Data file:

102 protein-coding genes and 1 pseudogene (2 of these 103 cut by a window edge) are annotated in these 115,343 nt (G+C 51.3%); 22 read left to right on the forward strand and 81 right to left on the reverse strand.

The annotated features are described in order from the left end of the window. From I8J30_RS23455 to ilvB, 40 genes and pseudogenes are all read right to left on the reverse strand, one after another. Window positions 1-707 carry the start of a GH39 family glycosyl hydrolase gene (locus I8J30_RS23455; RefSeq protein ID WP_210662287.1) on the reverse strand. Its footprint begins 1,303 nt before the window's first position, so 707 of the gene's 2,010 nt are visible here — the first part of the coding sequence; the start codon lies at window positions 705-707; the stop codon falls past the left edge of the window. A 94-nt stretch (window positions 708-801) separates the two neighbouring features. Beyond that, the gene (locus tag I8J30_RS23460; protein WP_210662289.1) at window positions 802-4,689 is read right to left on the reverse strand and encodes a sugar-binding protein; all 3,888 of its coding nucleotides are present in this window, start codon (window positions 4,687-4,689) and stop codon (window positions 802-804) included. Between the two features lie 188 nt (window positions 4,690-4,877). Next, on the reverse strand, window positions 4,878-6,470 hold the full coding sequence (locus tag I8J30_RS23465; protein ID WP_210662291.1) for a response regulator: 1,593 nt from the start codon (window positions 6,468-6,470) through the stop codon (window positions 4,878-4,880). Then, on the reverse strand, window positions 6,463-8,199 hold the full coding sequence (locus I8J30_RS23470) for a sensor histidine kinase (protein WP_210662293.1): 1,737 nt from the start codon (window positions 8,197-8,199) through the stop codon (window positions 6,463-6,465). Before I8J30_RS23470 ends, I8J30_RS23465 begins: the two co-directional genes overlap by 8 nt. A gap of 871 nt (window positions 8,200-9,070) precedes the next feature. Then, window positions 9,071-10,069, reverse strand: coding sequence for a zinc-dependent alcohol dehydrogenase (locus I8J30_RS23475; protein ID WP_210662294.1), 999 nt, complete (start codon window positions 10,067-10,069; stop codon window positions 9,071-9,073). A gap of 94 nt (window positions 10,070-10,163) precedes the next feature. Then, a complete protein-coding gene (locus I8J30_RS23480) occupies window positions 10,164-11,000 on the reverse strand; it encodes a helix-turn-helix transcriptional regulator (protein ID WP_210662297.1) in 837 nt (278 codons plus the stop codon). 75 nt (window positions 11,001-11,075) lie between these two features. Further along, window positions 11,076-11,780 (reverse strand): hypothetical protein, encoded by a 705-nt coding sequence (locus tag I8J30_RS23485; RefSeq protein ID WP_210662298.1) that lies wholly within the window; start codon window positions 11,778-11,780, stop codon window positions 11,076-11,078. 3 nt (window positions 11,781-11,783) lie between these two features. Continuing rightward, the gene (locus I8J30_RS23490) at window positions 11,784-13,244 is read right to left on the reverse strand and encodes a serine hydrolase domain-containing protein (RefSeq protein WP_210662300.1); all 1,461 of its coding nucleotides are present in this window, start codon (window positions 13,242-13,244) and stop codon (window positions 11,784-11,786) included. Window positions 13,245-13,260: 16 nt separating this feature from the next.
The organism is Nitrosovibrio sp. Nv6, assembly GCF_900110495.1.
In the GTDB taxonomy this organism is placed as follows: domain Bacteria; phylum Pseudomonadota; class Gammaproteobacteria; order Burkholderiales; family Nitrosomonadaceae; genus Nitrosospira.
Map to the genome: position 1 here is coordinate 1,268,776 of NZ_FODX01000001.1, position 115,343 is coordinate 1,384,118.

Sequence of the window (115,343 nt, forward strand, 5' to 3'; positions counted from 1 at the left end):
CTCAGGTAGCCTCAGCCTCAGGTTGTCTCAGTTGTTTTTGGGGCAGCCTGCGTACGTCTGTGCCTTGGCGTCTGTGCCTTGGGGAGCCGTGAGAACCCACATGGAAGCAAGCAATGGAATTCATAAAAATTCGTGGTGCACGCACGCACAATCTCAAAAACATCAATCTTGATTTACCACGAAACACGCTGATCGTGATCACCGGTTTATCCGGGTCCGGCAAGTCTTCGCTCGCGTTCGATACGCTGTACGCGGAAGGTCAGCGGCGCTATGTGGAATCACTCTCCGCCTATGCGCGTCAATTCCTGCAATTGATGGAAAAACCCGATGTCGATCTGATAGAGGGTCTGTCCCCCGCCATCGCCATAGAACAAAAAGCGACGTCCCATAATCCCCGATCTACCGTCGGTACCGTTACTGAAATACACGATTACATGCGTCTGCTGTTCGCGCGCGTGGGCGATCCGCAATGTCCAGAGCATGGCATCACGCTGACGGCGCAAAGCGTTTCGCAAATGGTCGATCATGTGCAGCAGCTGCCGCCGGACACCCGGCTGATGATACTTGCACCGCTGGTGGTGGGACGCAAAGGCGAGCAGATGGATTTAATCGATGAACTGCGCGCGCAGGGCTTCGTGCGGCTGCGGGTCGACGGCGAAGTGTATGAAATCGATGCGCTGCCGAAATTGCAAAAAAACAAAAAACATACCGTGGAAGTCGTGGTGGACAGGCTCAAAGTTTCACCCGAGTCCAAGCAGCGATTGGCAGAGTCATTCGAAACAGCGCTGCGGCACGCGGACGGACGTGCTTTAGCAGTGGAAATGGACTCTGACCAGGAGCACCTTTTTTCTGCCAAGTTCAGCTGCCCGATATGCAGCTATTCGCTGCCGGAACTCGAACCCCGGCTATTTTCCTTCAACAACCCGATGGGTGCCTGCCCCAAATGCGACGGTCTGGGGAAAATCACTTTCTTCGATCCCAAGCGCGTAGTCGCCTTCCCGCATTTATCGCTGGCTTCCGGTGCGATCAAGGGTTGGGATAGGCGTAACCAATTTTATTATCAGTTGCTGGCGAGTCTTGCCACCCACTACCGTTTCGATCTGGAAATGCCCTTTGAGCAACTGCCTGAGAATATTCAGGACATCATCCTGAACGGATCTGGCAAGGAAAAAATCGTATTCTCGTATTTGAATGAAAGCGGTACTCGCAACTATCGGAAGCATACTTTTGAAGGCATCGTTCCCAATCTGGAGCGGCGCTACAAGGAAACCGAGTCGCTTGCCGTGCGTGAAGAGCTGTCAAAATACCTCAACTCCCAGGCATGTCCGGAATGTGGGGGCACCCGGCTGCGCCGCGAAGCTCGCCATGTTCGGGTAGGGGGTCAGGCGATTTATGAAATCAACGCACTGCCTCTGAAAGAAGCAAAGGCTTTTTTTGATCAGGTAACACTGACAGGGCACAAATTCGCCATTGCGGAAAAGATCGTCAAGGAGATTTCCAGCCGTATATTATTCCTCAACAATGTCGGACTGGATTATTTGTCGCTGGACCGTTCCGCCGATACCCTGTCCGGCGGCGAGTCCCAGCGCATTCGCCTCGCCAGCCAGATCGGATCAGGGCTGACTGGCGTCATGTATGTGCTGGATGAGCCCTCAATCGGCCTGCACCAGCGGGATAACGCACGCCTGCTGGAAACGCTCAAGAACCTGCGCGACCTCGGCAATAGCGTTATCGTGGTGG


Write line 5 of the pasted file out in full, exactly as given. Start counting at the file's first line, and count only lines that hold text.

Map to the genome: position 1 here is coordinate 1,268,776 of NZ_FODX01000001.1, position 115,343 is coordinate 1,384,118.